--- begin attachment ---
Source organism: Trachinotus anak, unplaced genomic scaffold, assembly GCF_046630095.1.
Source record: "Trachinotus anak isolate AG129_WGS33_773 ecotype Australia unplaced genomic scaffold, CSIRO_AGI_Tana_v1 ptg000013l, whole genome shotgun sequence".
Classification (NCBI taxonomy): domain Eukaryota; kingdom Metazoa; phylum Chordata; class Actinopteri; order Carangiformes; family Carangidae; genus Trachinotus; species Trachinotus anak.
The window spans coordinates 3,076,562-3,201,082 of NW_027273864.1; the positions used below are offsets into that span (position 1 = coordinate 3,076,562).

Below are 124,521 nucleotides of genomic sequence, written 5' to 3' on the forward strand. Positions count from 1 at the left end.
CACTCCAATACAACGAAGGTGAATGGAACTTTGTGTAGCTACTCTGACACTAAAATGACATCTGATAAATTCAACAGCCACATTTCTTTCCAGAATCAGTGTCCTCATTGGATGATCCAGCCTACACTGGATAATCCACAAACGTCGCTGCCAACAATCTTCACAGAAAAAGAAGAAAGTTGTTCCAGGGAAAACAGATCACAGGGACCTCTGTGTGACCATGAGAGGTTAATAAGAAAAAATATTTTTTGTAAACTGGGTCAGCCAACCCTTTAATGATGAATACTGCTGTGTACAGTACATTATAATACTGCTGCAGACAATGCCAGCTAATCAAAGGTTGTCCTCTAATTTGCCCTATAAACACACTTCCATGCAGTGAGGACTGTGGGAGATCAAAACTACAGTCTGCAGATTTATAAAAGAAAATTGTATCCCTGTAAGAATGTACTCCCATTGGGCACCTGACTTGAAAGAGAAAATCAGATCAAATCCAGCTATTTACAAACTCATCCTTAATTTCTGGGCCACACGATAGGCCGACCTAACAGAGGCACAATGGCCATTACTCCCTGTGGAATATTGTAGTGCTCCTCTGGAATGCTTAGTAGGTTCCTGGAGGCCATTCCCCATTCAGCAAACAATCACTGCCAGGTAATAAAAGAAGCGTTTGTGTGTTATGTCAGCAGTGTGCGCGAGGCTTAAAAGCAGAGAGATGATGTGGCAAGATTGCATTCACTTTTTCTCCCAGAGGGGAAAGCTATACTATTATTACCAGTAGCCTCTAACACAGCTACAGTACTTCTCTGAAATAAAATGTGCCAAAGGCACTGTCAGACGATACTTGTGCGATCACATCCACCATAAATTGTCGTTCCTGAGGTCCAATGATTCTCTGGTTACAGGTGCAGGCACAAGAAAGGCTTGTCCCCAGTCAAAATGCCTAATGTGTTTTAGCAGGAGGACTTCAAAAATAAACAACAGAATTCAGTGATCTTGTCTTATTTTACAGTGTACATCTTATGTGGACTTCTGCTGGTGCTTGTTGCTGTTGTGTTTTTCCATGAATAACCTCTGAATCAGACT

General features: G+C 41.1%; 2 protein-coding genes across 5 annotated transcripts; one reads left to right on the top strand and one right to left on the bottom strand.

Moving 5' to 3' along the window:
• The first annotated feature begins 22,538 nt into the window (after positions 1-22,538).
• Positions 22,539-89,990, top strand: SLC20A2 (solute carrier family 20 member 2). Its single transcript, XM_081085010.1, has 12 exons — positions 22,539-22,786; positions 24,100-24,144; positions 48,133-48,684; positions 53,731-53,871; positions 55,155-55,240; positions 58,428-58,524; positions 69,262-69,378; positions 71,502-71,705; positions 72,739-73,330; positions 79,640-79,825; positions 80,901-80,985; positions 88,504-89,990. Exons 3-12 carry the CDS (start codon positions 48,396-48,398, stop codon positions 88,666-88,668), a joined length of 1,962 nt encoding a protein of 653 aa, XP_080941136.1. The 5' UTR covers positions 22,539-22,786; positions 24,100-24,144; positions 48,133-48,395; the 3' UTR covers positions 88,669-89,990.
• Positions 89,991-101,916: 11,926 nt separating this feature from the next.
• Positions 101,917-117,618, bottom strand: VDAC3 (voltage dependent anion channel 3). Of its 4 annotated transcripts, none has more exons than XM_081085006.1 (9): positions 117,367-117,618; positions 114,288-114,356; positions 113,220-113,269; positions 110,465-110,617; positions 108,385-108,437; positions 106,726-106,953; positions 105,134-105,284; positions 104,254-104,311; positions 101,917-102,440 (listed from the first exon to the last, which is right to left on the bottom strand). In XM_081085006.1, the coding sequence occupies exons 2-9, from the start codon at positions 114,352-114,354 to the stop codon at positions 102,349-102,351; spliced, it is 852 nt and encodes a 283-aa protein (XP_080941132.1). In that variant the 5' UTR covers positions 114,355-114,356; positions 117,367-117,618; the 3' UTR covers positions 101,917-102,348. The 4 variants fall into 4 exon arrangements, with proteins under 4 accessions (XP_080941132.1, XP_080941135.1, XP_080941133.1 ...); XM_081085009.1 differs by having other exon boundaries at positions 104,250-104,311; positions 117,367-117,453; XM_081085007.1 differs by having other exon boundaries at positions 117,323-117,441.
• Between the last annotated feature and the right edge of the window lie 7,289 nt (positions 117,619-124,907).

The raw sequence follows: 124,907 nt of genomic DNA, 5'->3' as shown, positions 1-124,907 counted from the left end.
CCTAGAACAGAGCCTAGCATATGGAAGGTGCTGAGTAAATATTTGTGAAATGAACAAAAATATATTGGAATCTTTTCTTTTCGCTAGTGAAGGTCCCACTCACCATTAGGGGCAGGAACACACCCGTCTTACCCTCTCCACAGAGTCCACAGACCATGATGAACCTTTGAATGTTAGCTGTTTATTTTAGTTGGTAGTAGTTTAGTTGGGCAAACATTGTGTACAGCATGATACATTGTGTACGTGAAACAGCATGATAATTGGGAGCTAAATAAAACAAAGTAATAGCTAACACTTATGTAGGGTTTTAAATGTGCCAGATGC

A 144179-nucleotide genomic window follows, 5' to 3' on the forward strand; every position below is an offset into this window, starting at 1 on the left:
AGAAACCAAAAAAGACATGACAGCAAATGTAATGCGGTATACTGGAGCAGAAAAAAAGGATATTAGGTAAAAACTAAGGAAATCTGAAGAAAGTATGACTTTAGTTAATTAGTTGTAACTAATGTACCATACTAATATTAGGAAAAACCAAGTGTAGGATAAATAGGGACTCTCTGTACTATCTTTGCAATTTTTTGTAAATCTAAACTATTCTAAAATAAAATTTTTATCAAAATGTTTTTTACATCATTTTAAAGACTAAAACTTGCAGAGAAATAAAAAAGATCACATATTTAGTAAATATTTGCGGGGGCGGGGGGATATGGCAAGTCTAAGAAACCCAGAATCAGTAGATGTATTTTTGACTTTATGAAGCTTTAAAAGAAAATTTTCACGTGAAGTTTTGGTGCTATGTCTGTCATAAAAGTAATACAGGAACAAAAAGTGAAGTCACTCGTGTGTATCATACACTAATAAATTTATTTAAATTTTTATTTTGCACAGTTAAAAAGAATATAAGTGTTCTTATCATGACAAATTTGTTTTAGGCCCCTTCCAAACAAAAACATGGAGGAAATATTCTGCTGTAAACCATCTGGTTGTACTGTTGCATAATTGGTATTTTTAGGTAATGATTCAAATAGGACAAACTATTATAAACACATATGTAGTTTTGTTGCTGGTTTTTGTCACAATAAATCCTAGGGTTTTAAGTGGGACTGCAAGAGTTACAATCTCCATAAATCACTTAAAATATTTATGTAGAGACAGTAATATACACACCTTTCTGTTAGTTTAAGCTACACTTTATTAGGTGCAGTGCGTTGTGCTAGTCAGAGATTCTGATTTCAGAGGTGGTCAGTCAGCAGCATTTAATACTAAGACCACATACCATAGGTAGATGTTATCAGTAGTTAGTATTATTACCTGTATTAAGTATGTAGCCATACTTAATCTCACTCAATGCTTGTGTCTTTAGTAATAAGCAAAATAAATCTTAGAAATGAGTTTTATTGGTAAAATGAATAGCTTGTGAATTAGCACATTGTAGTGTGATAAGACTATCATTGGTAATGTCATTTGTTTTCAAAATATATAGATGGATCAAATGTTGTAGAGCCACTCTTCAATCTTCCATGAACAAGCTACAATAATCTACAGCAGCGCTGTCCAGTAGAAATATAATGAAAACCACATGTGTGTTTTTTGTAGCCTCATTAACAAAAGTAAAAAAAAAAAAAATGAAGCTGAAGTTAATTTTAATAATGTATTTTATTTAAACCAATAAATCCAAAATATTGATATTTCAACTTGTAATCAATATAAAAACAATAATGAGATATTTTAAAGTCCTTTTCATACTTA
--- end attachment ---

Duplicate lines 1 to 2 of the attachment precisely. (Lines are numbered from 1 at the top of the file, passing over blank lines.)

Source organism: Trachinotus anak, unplaced genomic scaffold, assembly GCF_046630095.1.
Source record: "Trachinotus anak isolate AG129_WGS33_773 ecotype Australia unplaced genomic scaffold, CSIRO_AGI_Tana_v1 ptg000013l, whole genome shotgun sequence".